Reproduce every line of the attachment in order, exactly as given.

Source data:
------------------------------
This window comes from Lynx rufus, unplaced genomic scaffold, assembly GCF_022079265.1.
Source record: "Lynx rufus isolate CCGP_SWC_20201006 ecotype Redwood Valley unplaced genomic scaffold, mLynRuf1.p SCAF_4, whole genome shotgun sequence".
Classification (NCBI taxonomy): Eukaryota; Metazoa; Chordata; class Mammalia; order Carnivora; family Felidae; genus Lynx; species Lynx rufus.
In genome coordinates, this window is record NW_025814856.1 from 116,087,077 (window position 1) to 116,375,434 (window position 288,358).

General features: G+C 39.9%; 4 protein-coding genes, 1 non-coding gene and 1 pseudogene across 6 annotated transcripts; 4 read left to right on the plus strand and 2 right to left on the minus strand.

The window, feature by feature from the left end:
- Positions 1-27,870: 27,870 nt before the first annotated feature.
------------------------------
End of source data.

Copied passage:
This window comes from Lynx rufus, unplaced genomic scaffold, assembly GCF_022079265.1.
Source record: "Lynx rufus isolate CCGP_SWC_20201006 ecotype Redwood Valley unplaced genomic scaffold, mLynRuf1.p SCAF_4, whole genome shotgun sequence".
Classification (NCBI taxonomy): Eukaryota; Metazoa; Chordata; class Mammalia; order Carnivora; family Felidae; genus Lynx; species Lynx rufus.
In genome coordinates, this window is record NW_025814856.1 from 116,087,077 (window position 1) to 116,375,434 (window position 288,358).

General features: G+C 39.9%; 4 protein-coding genes, 1 non-coding gene and 1 pseudogene across 6 annotated transcripts; 4 read left to right on the plus strand and 2 right to left on the minus strand.

The window, feature by feature from the left end:
- Positions 1-27,870: 27,870 nt before the first annotated feature.